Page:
Capito proposes end to health subsidies for members of Congress
WASHINGTON, D.C. – Members of Congress receive a 75-percent subsidy toward their health insurance, but legislation introduced by Rep. Shelley Moore Capito seeks to eliminate it beginning next year after the Affordable Care Act, also known as Obamacare, goes into effect.
Capito, R-Charleston, is the chief sponsor of House Resolution 3067, the “No Obamacare Subsidies for Members of Congress Act.” The legislation would amend the Patient Protection and Affordable Care Act and states “no federal funds shall be expended” to provide health plan subsidies for those elected to the U.S. House and Senate.
Beginning in 2014, members of Congress are ineligible for participation in the federal employees’ health system. Instead they must purchase their health care through plans created by the new health care law or offered through an insurance exchange, Capito said. The Office of Personnel Management decided in August that members could continue to receive the subsidies for insurance offered under Obamacare.
Other Americans who purchase exchange plans will only receive government support toward the purchase of an exchange plan if they earn less than 400 percent of the poverty level, Capito said. For example, a single individual who earns $46,000 will not qualify for a subsidy.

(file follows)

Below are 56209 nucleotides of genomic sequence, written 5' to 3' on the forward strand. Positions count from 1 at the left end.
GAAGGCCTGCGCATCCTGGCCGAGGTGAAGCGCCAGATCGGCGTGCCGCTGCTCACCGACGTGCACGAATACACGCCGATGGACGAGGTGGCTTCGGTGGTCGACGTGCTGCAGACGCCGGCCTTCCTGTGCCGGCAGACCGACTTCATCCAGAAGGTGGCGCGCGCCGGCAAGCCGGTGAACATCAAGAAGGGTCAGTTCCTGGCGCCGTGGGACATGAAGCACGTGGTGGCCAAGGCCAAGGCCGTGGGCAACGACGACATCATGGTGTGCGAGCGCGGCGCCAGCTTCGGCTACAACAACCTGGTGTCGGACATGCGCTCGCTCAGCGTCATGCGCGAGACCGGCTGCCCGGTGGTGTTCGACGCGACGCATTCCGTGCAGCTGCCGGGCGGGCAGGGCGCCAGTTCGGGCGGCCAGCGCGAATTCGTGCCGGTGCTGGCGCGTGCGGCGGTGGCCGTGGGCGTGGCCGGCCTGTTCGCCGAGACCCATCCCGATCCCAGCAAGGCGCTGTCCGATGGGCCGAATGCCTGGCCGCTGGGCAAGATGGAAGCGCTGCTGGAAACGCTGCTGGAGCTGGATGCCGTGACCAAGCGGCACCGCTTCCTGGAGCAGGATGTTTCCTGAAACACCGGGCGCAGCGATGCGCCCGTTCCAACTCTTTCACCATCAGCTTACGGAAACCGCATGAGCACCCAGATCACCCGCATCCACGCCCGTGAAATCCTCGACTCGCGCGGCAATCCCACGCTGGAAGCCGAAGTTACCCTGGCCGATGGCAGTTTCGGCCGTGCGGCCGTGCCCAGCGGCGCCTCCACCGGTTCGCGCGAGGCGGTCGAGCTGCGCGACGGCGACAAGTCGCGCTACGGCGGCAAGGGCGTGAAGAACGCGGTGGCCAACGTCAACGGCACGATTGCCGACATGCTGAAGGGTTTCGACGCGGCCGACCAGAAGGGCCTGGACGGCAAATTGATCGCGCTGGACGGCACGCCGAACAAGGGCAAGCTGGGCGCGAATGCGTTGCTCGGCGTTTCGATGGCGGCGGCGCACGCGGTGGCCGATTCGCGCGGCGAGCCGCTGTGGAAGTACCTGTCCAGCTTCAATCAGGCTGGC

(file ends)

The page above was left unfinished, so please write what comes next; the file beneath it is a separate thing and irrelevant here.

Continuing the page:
“Obamacare fundamentally changes the American health care system, leaving an estimated 7 million Americans without their employer-sponsored health care as a result,” Capito said. “West Virginians will feel the pain of Obamacare through lost jobs and employer-sponsored insurance, reduced hours and higher premiums.”
Members of Congress should not receive special treatment under Obamacare, she continued.
“As Americans across the country feel the pain of Obamacare … it isn’t fair for lawmakers to be treated any differently,” she said. “Under my bill, members of Congress would be treated like any other American who purchases an individual health insurance policy from the exchange. As long as Obamacare remains law, members of Congress should not receive exchange subsidies that are not provided to other Americans.”